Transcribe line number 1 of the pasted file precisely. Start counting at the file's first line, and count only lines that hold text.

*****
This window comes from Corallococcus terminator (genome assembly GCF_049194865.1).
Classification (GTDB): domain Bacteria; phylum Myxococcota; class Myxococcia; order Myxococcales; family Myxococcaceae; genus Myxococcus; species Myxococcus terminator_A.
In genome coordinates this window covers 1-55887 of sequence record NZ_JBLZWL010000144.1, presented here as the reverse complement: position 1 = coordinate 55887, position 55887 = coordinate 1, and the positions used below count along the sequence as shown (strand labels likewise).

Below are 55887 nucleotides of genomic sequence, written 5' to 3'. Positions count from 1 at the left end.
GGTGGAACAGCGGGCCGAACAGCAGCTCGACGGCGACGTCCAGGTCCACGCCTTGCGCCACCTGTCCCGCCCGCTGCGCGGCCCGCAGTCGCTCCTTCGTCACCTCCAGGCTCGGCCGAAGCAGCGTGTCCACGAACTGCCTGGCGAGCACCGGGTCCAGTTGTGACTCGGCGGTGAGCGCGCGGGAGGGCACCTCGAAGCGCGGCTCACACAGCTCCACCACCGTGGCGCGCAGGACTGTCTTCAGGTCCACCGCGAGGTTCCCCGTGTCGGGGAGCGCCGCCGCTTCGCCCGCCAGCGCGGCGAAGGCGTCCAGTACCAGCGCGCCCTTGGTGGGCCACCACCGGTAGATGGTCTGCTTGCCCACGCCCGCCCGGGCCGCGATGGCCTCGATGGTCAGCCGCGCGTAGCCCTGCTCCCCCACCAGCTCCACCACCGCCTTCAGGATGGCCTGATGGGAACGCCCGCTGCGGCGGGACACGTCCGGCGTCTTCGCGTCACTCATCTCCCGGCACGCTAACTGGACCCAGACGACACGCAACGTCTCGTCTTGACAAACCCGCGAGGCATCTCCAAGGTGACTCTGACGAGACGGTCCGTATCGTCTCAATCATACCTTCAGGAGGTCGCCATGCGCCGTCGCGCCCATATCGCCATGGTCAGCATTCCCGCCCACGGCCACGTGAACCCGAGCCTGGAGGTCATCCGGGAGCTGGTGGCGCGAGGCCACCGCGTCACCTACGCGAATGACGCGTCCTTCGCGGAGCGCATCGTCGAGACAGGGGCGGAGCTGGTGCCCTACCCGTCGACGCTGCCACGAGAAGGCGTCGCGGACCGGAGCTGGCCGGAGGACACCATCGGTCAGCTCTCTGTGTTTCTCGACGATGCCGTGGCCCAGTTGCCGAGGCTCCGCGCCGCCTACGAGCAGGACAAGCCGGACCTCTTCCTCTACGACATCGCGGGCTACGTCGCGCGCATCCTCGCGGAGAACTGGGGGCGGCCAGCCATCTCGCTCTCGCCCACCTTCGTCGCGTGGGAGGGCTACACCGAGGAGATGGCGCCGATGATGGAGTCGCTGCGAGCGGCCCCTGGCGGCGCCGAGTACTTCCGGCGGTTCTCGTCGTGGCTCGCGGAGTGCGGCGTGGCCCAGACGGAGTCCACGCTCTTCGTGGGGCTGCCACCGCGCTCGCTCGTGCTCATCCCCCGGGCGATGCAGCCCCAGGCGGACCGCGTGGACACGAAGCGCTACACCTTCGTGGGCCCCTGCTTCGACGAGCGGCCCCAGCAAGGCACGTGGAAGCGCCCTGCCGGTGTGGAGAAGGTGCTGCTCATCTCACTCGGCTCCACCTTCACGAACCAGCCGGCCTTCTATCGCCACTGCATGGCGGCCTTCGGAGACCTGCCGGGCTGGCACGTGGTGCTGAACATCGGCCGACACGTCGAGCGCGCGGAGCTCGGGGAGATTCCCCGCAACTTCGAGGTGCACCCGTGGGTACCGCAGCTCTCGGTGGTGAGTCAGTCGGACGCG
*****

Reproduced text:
This window comes from Corallococcus terminator (genome assembly GCF_049194865.1).